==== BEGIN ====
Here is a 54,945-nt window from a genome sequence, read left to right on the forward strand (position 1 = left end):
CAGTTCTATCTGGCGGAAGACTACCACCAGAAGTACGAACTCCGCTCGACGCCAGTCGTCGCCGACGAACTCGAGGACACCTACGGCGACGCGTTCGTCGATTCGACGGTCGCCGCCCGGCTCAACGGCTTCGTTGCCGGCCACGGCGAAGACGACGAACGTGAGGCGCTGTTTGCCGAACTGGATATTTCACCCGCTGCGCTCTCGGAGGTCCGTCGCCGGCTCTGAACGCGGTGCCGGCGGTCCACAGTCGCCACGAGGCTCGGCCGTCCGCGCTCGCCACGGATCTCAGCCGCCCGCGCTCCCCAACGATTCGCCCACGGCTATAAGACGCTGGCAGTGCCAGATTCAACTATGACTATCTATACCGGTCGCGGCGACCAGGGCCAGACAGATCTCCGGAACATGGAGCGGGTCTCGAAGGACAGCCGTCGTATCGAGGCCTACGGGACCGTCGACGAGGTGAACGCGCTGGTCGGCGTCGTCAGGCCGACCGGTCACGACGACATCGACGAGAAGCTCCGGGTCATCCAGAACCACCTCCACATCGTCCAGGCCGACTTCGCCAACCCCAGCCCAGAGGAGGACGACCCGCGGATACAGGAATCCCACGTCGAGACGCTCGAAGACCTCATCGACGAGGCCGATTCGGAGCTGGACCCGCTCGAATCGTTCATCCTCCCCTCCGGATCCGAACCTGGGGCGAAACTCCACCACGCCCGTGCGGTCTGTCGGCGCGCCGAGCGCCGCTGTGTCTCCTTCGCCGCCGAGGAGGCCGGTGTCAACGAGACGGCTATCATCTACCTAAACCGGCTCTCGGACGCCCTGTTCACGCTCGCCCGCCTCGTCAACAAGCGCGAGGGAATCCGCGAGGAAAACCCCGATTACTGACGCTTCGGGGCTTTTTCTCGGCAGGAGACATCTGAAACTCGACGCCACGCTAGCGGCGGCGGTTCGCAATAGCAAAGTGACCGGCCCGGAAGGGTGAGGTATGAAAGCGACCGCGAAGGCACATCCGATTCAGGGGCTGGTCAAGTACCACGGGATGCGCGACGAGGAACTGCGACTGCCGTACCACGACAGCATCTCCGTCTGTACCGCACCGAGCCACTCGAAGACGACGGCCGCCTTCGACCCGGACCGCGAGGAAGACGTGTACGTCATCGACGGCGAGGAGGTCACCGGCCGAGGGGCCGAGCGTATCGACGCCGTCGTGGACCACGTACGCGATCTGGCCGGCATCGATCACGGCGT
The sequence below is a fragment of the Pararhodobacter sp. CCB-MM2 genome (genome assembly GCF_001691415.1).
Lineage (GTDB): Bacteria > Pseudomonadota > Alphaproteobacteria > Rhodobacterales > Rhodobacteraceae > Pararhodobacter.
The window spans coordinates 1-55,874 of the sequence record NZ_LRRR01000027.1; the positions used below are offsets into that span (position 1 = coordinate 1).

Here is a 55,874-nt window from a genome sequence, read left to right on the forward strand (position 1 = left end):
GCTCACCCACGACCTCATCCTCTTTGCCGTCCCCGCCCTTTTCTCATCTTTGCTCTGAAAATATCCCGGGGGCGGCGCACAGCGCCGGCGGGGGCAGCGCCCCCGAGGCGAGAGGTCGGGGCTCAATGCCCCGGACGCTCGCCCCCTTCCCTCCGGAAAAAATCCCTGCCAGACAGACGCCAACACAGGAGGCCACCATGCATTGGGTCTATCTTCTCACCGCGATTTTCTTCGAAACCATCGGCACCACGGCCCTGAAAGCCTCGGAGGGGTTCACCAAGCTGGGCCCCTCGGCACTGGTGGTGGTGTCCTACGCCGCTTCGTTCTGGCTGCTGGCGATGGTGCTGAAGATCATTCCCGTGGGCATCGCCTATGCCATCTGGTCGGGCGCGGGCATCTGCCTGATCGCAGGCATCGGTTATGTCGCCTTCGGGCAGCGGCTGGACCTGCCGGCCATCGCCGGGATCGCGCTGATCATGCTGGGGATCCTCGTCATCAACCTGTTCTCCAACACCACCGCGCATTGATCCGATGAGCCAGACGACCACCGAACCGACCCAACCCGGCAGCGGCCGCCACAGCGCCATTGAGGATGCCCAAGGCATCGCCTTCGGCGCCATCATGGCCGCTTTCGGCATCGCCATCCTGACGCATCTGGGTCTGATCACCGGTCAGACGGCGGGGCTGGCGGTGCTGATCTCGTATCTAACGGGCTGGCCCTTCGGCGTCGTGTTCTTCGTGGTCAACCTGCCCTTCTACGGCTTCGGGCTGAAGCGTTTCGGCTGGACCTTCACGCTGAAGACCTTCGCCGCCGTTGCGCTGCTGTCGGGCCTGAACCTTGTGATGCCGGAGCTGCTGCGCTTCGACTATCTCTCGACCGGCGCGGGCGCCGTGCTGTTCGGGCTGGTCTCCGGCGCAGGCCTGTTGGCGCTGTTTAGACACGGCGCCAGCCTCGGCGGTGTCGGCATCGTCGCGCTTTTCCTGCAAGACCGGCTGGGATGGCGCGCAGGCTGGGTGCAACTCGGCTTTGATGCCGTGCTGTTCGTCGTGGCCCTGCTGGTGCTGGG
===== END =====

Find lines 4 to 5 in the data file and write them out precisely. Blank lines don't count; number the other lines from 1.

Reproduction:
Lineage (GTDB): Bacteria > Pseudomonadota > Alphaproteobacteria > Rhodobacterales > Rhodobacteraceae > Pararhodobacter.
The window spans coordinates 1-55,874 of the sequence record NZ_LRRR01000027.1; the positions used below are offsets into that span (position 1 = coordinate 1).